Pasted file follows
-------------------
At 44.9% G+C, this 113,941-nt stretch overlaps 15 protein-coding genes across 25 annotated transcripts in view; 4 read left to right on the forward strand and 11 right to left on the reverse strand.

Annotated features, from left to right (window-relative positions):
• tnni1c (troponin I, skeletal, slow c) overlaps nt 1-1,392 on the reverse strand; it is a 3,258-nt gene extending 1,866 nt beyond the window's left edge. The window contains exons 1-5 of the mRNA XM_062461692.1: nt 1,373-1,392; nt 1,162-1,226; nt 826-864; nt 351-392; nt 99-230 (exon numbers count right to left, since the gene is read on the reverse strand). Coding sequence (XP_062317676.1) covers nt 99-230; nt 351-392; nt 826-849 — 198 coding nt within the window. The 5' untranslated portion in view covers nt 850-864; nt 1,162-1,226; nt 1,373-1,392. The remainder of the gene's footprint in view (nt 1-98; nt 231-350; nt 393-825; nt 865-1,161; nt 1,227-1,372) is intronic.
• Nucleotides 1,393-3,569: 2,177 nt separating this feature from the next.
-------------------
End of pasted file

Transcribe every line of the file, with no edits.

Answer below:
At 44.9% G+C, this 113,941-nt stretch overlaps 15 protein-coding genes across 25 annotated transcripts in view; 4 read left to right on the forward strand and 11 right to left on the reverse strand.

Annotated features, from left to right (window-relative positions):
• tnni1c (troponin I, skeletal, slow c) overlaps nt 1-1,392 on the reverse strand; it is a 3,258-nt gene extending 1,866 nt beyond the window's left edge. The window contains exons 1-5 of the mRNA XM_062461692.1: nt 1,373-1,392; nt 1,162-1,226; nt 826-864; nt 351-392; nt 99-230 (exon numbers count right to left, since the gene is read on the reverse strand). Coding sequence (XP_062317676.1) covers nt 99-230; nt 351-392; nt 826-849 — 198 coding nt within the window. The 5' untranslated portion in view covers nt 850-864; nt 1,162-1,226; nt 1,373-1,392. The remainder of the gene's footprint in view (nt 1-98; nt 231-350; nt 393-825; nt 865-1,161; nt 1,227-1,372) is intronic.
• Nucleotides 1,393-3,569: 2,177 nt separating this feature from the next.